For Northeastern, the easiest way to avoid some of these problems with regressions is to possess the puck more effectively. While a portion of NU’s issues with allowing lofty shot totals comes from score effects, it’s a legitimate trend at this point in the season. Playing a more effective puck possession game will make it easier to protect leads without relying on Witt to make 15 saves every third period.
After NU’s win against UMass-Lowell, Madigan conceded that he knows his team will allow more shots than he’d like based on system and personnel. However, being a contender means competiting with the best teams in the league and country. It’s not a formula for success when teams, such as BC, Providence and UMass-Lowell, are amassing high shot totals in the third period of games. If Witt’s up to it, Northeastern will avoid any setbacks, but history isn’t on NU’s side.
BC needs more than one line
The numbers Johnny Gaudreau, Bill Arnold and Kevin Hayes have put together since Jerry York stuck the group on the same line seven games ago are plainly overwhelming. In those games, the group has accounted for 40 points, and BC is 6-0-1 in that time.
There aren’t many teams that can boast a line with this type of talent. As the season goes on, the group will likely generate offense at a pretty normal rate. However, the goal for BC is never just a good regular season. Trophies are the goal in Chestnut Hill. And it’s difficult to win tournaments and championships without contributions throughout the lineup. This hasn’t necessarily been a major problem for the Eagles.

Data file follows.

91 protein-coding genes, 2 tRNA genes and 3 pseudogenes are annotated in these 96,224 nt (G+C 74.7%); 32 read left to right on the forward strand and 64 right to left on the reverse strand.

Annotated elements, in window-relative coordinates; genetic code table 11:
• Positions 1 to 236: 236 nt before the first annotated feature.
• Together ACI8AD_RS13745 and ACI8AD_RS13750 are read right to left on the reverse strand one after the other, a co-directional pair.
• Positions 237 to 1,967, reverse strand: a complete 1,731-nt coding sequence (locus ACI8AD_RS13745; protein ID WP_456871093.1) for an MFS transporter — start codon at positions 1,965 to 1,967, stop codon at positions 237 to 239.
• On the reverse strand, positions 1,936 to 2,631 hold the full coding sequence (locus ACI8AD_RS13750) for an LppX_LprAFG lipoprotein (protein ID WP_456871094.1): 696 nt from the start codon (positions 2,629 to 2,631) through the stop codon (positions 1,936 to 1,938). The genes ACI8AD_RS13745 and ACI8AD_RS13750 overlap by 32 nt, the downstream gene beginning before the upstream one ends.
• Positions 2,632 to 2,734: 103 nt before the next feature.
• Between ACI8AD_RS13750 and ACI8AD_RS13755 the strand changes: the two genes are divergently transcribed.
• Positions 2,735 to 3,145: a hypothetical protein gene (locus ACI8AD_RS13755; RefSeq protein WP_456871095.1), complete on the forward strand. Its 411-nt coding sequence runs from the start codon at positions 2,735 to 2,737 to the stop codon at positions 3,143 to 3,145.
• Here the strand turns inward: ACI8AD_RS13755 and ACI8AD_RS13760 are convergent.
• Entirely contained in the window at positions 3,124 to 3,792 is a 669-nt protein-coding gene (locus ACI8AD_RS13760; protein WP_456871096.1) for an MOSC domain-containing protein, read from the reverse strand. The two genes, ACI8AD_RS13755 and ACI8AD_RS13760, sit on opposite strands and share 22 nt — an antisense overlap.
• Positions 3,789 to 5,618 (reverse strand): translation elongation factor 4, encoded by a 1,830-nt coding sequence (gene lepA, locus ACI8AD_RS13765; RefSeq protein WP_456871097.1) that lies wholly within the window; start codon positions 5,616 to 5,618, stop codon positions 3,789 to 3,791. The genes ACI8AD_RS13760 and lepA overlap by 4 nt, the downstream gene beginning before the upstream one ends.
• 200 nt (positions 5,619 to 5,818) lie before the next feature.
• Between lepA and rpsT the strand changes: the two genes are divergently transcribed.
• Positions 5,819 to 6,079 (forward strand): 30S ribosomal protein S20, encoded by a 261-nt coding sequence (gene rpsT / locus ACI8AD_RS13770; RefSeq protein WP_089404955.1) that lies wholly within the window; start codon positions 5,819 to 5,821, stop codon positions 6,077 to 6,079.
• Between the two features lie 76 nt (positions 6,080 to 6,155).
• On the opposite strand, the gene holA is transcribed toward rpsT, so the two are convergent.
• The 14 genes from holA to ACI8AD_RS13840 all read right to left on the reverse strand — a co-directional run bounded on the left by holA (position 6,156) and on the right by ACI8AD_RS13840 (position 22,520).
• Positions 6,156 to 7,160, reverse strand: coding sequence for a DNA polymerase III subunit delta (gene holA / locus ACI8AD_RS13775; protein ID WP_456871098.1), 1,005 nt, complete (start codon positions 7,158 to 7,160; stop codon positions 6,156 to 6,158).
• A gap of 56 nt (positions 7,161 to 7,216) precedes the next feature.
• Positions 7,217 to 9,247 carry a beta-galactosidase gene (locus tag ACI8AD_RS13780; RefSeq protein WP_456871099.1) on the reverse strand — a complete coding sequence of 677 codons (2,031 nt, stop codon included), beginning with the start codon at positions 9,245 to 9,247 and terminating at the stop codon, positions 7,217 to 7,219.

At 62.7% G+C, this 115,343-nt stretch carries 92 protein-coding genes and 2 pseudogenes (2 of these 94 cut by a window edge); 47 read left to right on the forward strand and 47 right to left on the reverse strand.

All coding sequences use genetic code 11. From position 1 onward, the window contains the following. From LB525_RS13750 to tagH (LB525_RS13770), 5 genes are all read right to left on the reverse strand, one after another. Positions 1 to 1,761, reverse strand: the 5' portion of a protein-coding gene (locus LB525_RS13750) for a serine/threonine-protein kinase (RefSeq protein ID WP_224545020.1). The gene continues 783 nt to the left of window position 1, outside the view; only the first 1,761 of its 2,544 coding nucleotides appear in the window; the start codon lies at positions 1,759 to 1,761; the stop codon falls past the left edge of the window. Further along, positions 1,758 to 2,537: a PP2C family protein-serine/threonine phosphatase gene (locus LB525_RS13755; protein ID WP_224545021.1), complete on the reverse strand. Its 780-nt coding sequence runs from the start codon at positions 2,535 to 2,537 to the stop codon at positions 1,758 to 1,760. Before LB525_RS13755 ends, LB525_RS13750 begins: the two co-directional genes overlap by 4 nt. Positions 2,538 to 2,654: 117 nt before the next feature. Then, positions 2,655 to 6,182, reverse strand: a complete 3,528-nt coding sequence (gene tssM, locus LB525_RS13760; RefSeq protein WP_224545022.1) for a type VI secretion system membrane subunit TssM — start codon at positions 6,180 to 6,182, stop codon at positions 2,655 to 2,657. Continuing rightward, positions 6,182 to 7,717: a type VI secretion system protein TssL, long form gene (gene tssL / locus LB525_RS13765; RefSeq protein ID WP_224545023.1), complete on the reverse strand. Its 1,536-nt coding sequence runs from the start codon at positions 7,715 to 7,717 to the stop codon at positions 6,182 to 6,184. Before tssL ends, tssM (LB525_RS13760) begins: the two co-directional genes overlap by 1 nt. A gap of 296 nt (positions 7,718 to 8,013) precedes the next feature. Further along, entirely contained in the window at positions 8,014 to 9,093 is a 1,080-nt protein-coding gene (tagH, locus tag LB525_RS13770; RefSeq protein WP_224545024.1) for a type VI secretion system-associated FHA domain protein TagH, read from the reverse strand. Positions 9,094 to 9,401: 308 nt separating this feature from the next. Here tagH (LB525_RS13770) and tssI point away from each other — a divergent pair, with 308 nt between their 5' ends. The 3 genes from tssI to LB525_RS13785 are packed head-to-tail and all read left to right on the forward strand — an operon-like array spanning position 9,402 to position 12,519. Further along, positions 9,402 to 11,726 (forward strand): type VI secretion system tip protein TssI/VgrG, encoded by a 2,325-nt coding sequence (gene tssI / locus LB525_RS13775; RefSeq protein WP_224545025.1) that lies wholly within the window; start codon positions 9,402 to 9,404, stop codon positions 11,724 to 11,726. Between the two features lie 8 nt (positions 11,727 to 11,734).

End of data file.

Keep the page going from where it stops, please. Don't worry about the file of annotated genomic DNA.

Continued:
The gap between BC’s three dynamic scorers and the rest of the club is, however, pretty clear. Additionally, BC’s best offensive weapons that aren’t Gaudreau, Arnold or Hayes are all freshmen. With trophy season approaching, games come fast and furious. Ryan Fitzgerald, Austin Cangelosi and the other talented rookies have enjoyed successful seasons to this point. They need to maintain that level of play, though.
It’s funny to look at BC’s season a year ago, see only one championship (a fourth straight Beanpot) and call it a failure. This is Jerry York we’re talking about, though, and the winningest coach in college hockey hisory most certainly wants more from 2014’s trophy season.
Maine has to answer critics on the road
Looking back at that coach of the year conversation again, Maine’s Red Gendron really does deserve a lot of credit for the season his team has enjoyed to this point. Maine won 11 games last season under Tim Whitehead — Gendron’s Black Bears earned their 11th victory of the year on Saturday with a 7-3 drubbing of Boston University at a rainy Fenway Park.
No matter how you look at it, Gendron’s done a great job in his first season as a Divison I head coach. There is one major issue with Maine’s record to this point. The Black Bears are 0-6-1 in true road games. Victories at Frozen Fenway and holiday tournament games in Florida were impressive to an extent, but they weren’t true road games.
Maine’s next three Hockey East games are on the road against UMass-Lowell, Boston College and New Hampshire. This stretch won’t necessarily make or break Maine’s season, but wins against high-quality conference opponents on the road is the sign of a team truly capable of winning Hockey East. Maine has the pieces to be a winner, but we’re about to learn if the Black Bears are there yet.